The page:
Kara KARAYEV (1918–1982)
Symphony No. 1 in B minor (1943) [33:40]
Violin Concerto (1967) [20:59]
Janna Gandelman (violin)
Kiev Virtuosi Symphony Orchestra/Dmitry Yablonsky
rec. NRCU Recording House, Kiev, Ukraine 2016 NAXOS 8.573722 [54:43]
This is just the second disc I have heard of the music of Kara Karayev. My interest was piqued by the very attractive and easily appealing disc of ballet and other scores released on Chandos from Kirill Karabits and the excellent Bournemouth Symphony Orchestra. The style and spirit of this new disc is quite different – in much the same way that Karayev's mentor Shostakovich could slip between the slight and the serious. This new disc is firmly in the latter camp featuring two substantial works – the Symphony No.1 in B minor written when he was just 25 years old, and the Violin Concerto when he was 49.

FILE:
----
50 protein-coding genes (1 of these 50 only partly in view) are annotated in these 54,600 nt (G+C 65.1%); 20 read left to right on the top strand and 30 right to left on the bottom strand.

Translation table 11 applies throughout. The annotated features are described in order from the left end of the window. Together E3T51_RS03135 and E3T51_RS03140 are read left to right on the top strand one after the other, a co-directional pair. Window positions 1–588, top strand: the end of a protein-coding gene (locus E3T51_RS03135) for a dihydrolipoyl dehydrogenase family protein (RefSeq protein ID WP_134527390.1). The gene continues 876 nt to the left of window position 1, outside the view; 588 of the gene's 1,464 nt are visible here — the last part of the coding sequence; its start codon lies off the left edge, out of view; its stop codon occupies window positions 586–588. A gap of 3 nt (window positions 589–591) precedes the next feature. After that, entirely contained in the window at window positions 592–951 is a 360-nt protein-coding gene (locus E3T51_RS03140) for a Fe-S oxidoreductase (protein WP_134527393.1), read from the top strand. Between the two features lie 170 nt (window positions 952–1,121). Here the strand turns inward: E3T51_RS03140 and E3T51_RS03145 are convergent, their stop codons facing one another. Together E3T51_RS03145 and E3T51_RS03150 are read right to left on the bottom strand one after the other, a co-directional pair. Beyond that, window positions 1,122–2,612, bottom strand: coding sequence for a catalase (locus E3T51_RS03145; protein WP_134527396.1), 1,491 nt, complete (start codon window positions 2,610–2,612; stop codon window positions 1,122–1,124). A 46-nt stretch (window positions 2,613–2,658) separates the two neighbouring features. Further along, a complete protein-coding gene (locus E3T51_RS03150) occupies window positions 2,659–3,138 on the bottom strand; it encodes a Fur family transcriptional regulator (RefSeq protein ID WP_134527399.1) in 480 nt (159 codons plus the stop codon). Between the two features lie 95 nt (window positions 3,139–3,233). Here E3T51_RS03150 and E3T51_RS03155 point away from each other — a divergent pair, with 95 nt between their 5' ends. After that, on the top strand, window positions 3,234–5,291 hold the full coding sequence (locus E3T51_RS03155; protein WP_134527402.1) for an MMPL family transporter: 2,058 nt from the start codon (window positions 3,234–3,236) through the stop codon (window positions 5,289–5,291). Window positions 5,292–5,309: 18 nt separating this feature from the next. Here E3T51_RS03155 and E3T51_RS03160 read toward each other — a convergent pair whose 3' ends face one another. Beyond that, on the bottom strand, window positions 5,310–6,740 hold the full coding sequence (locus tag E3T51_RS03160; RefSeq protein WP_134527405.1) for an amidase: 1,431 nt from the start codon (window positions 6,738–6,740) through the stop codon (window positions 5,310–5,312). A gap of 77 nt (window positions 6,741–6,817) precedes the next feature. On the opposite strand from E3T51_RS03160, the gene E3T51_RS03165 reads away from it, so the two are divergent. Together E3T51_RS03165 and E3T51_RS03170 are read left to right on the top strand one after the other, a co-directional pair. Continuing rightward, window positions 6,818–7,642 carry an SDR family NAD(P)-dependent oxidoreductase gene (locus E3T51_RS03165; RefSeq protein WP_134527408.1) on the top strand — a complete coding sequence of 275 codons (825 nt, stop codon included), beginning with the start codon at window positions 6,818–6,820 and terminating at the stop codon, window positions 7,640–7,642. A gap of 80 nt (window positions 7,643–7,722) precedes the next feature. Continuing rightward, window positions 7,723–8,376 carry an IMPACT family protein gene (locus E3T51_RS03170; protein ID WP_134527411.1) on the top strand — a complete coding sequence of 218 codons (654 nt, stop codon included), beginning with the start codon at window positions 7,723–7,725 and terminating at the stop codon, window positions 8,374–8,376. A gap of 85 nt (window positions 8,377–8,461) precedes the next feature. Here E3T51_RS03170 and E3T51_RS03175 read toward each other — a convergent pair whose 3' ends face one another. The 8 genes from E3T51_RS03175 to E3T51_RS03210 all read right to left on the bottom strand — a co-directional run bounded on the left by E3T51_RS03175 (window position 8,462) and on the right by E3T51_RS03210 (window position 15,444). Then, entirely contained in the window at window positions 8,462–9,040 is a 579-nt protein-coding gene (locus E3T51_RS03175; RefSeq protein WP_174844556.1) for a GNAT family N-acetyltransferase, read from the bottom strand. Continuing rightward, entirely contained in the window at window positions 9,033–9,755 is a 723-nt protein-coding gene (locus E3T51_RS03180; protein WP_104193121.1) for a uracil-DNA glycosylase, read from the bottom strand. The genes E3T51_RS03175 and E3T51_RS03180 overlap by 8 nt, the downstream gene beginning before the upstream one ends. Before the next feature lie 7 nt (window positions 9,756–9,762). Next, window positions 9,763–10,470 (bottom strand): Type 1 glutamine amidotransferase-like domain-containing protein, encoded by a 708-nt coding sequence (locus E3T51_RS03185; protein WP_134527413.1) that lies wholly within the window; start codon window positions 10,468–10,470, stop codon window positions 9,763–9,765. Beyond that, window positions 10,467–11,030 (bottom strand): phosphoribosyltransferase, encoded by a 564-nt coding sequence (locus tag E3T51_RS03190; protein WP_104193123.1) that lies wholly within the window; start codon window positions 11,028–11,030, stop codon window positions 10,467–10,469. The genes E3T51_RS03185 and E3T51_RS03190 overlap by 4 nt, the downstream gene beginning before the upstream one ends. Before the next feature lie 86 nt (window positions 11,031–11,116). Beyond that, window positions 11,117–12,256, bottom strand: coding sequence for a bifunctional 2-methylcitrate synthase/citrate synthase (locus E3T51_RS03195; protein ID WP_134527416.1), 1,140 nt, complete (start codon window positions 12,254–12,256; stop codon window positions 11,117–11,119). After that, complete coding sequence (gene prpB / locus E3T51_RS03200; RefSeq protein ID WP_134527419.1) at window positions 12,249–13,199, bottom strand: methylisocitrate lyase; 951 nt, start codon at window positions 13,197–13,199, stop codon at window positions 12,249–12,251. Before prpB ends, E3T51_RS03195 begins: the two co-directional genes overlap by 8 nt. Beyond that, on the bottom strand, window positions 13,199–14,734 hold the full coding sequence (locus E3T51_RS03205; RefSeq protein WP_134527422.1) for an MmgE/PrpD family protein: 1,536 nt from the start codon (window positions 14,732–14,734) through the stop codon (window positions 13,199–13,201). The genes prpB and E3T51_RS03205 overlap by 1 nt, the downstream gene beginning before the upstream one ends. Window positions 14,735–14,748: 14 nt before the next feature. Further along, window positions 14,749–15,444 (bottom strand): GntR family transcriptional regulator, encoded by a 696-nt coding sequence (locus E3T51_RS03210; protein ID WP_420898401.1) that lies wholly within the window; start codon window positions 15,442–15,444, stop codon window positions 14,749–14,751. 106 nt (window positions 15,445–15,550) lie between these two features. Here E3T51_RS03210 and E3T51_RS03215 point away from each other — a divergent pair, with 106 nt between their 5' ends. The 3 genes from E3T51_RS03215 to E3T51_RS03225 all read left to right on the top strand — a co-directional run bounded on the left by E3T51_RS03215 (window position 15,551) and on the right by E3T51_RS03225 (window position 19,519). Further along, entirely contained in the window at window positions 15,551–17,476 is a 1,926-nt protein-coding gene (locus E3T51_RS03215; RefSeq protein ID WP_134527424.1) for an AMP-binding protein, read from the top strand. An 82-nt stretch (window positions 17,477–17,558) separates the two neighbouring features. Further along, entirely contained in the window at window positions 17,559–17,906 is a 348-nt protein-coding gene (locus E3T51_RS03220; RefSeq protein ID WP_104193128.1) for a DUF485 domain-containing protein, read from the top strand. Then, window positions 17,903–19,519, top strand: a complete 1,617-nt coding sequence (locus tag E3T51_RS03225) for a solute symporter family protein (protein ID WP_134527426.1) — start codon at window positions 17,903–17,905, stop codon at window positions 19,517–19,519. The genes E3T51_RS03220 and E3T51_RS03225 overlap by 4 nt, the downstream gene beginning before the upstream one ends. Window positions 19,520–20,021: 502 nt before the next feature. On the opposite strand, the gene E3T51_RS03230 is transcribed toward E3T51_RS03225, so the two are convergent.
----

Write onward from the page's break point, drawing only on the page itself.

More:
In the history of music within the Soviet Union, Karayev is significant in that he was one of the most prominent classical composers to emerge from Azerbaijan and indeed – as the liner points out – the Symphony featured here is "one of the earliest contributions to the medium written by anyone in the South Caucasus region." This symphony runs for just over half an hour and is split into two roughly equal length movements. I must admit that after several listenings I am still struggling with the first movement Molto sostenuto allegro. I cannot rid myself of the sense that this is a piece that is trying very hard to tick all the boxes of Soviet-style political correctness as well as showcasing a solid compositional technique. The movement is rather dourly built from opening material – beguilingly played here by the principal flute of the Kiev Virtuosi Symphony Orchestra – which is inflected both harmonically and melodically with characteristics of folk–music from the South Caucasus region. In a slightly strange throw–back to the slow introduction of so many 19th Century Russian Symphonies – think Glazunov or Borodin – this material is worked out before the allegro proper starts. Then there seems to be extended passages of quite complex contrapuntal writing which is well-played here for sure but does little to sweep the listener away from its academic rigour. The instrumental writing is functional without any of the brilliance Karayev produced for the scores on the Chandos disc. It really is all rather earnest – no chance of the Union of Soviet Composers denouncing this for formalism. But then, right at the end of the movement is a little coda [track 1 13:46] which has a melting beauty quite unlike anything that precedes it. And this feeling of the musical shackles being released continues into the second movement which is a very impressive extended set of variations which have the dual role of a combined scherzo and finale. As liner writer Paul Conway points out this takes the form of a set of dances including a slyly out-of-kilter waltz. In this sequence of dances Karayev's spiritual and technical debt to Shostakovich is most clear but without descending into mere pastiche of the older composer. About a third of the way into the movement – track 2 6:45 – he writes a very touching chorale-like passage for strings which is gradually joined by wind and then brass – this is music very clearly his own with a creative debt to no-one else. Likewise the way he builds towards the movement's cathartic climax is very impressive in a relatively young composer. Just when you assume the work will conclude in a peroration worthy of any Five-Year-Plan the certainties fall away and the string chorale returns, a pair of trumpets gently recall the movement's principal theme and a piccolo and pizzicato strings provide the final full stop. It is a rather unexpected but effective conclusion.